Understanding Our Citizenship by Charles Burre

isaiah-116-17Meditation on the readings for February 25, 2016
Jer.17:5-10; Psalms 1:1-4, 6; Luke 16:19-31

Today is not an easy time to be a citizen of the United States, for me at least, as we look forward to the presidential election. Many of the readings that we have heard already this Lent have called us to be the opposite of what the most of the candidates are promoting. For example: Make justice your aim: redress the wronged, hear the orphan’s plea, defend the widow (Is. 1:16), or …remove from your midst oppression, false accusation and malicious speech…bestow your bread on the hungry and satisfy the afflicted (Is. 58:9,10).

I can take consolation from the second reading from last Sunday: But our citizenship is in heaven, and from it we also await a savior, the Lord Jesus Christ (Phil. 3:20). Father Austin Flemming’s homily from Sunday, puts some of these issues in perspective by saying that it is not what is on our passports that matters but what is in our hearts. You may read this in his blog “A Concord Pastor Comments.”

If you are ever near Boston on a Sunday, I urge you to attend a Mass at his parish, Holy Family, in Concord Monument Square.

rich_man_and_lazarusSo this brings us to today’s gospel, the rich man and poor Lazarus. The rich man thoroughly enjoyed his life of plenty while ignoring the one who was less fortunate lying just outside his gate. (Need I go on?) Perhaps the rich man worked hard for all that he had, or perhaps he was born into a life of privilege. Perhaps Lazarus made some mistakes in life, or perhaps he was born into the depths of poverty or disability. The key point in this parable is that, for those of privilege, it is so easy to ignore those in need or to refuse to believe that they have an obligation to help. Abraham was aware of the heartedness of the rich man’s brothers when he said that they would not listen even to someone who came back from the dead. May we heed the message of Jesus and the prophets by recognizing our indifference to those in need and doing what we can to help them. In doing this, we will not only be good citizens today, we will be preparing ourselves for our ultimate citizenship with the Lord. Who knows, maybe we can even influence the direction of our great nation.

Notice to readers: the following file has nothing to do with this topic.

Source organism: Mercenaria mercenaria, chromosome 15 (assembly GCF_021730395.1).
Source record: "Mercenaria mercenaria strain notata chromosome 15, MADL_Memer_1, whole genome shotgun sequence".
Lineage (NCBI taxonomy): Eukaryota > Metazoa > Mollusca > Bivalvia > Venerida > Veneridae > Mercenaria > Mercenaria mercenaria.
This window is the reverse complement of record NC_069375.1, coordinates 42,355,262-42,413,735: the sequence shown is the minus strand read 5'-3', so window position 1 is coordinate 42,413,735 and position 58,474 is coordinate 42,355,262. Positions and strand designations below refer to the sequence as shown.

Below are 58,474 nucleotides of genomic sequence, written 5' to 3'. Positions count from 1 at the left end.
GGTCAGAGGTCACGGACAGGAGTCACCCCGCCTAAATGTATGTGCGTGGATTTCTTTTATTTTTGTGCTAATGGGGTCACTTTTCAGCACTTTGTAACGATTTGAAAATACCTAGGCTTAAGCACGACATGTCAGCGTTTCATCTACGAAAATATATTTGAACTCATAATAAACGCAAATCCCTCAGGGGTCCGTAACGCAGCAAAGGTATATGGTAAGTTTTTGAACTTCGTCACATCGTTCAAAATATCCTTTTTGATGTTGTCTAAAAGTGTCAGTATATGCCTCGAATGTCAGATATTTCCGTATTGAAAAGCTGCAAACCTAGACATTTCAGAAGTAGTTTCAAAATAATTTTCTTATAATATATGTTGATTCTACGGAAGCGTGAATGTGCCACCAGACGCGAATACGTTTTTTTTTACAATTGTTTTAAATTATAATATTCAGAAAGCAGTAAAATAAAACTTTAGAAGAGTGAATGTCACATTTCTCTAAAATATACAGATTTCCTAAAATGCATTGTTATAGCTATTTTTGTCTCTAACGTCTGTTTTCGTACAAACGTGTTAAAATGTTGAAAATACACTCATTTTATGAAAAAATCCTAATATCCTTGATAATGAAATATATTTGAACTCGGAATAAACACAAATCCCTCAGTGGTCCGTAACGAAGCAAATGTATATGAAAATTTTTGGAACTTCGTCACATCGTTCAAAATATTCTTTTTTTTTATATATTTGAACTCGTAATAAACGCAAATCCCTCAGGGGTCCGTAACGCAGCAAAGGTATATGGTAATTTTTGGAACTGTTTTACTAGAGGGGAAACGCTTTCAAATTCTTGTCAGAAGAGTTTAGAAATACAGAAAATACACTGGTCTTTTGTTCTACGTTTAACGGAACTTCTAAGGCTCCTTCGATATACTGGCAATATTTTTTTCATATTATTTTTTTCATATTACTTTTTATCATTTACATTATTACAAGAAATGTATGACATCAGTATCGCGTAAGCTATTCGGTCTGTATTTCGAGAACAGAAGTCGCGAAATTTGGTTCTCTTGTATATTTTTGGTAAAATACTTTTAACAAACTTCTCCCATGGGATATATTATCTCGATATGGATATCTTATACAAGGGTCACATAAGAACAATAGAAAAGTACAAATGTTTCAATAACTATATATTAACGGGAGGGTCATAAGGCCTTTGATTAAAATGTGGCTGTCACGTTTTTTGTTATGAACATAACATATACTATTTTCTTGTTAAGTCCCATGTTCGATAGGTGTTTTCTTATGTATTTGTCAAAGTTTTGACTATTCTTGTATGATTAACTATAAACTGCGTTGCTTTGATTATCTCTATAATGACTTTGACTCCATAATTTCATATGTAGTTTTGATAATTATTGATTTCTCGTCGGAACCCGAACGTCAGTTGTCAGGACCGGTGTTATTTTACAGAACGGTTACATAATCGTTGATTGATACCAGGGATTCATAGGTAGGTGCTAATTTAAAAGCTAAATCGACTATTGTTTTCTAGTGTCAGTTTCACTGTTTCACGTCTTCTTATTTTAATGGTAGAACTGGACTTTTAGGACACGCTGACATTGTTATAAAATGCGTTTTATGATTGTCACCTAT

The person sharing this reflection is a member of the Hosanna Prayer Group, which meets each Thursday at a few minutes after 7:00 PM in one of the classrooms.


Filed under Lent, Lent 2016, Uncategorized

4 responses to “Understanding Our Citizenship by Charles Burre

  1. Charlie, thank you for your thoughtful and challenging reflection. Mostly I look around and wonder who and what we have become. And I pray – a lot.

  2. fraustinfleming

    Thank you for the kind words!

    • Austin, I’m not sure if Charlie has visited your parish, it sounds as though he might have. I vividly recall my visit, and I am always grateful for your long acquaintance and friendship in blogging. I have learned so much from you. Prayers always, I hope you are doing better each day!

  3. John Koubek

    Your blog is right on. I wonder who is the true Christian candidate when I read your quote from Isaiah 1:16-17. One of my favorite scriptures is from Matthew 25 about the Final Judgment when Jesus asks when did you feed Me, when did you clothe Me, when did you open up your house, when did you visit Me prison, etc
    I have not heard this from any of the candidates. I wonder why hate and tearing each other apart fits into our relationship with God and the good of our country. It seems that hate is overcoming love. Our country is still the best and most giving country in the world and I am praying that we get back to what Jesus taught us.
    John Koubek